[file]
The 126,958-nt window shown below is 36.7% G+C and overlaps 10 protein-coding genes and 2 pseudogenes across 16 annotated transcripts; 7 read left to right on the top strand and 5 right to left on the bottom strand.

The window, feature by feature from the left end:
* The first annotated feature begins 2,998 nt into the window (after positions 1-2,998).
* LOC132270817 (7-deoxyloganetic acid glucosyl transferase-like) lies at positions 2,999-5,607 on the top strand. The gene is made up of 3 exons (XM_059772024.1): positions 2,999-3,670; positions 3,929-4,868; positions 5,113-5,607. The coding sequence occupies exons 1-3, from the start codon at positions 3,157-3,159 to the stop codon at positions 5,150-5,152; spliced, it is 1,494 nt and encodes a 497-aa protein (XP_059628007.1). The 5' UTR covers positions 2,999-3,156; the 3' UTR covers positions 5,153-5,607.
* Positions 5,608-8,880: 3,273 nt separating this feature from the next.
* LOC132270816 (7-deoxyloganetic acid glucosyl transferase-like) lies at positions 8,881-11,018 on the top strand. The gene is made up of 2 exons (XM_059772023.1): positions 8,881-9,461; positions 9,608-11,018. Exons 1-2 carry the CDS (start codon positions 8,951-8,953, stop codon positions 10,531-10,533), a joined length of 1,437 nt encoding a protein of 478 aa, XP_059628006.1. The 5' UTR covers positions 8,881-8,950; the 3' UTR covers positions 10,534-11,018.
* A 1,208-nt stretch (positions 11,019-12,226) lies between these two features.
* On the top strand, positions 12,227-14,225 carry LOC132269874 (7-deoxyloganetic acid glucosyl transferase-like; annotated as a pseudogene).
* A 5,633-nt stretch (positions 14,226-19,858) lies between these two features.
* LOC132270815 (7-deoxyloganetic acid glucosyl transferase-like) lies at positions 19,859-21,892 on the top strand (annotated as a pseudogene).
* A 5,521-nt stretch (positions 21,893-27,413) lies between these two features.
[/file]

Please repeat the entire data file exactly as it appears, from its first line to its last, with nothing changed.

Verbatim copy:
The 126,958-nt window shown below is 36.7% G+C and overlaps 10 protein-coding genes and 2 pseudogenes across 16 annotated transcripts; 7 read left to right on the top strand and 5 right to left on the bottom strand.

The window, feature by feature from the left end:
* The first annotated feature begins 2,998 nt into the window (after positions 1-2,998).
* LOC132270817 (7-deoxyloganetic acid glucosyl transferase-like) lies at positions 2,999-5,607 on the top strand. The gene is made up of 3 exons (XM_059772024.1): positions 2,999-3,670; positions 3,929-4,868; positions 5,113-5,607. The coding sequence occupies exons 1-3, from the start codon at positions 3,157-3,159 to the stop codon at positions 5,150-5,152; spliced, it is 1,494 nt and encodes a 497-aa protein (XP_059628007.1). The 5' UTR covers positions 2,999-3,156; the 3' UTR covers positions 5,153-5,607.
* Positions 5,608-8,880: 3,273 nt separating this feature from the next.
* LOC132270816 (7-deoxyloganetic acid glucosyl transferase-like) lies at positions 8,881-11,018 on the top strand. The gene is made up of 2 exons (XM_059772023.1): positions 8,881-9,461; positions 9,608-11,018. Exons 1-2 carry the CDS (start codon positions 8,951-8,953, stop codon positions 10,531-10,533), a joined length of 1,437 nt encoding a protein of 478 aa, XP_059628006.1. The 5' UTR covers positions 8,881-8,950; the 3' UTR covers positions 10,534-11,018.
* A 1,208-nt stretch (positions 11,019-12,226) lies between these two features.
* On the top strand, positions 12,227-14,225 carry LOC132269874 (7-deoxyloganetic acid glucosyl transferase-like; annotated as a pseudogene).
* A 5,633-nt stretch (positions 14,226-19,858) lies between these two features.
* LOC132270815 (7-deoxyloganetic acid glucosyl transferase-like) lies at positions 19,859-21,892 on the top strand (annotated as a pseudogene).
* A 5,521-nt stretch (positions 21,893-27,413) lies between these two features.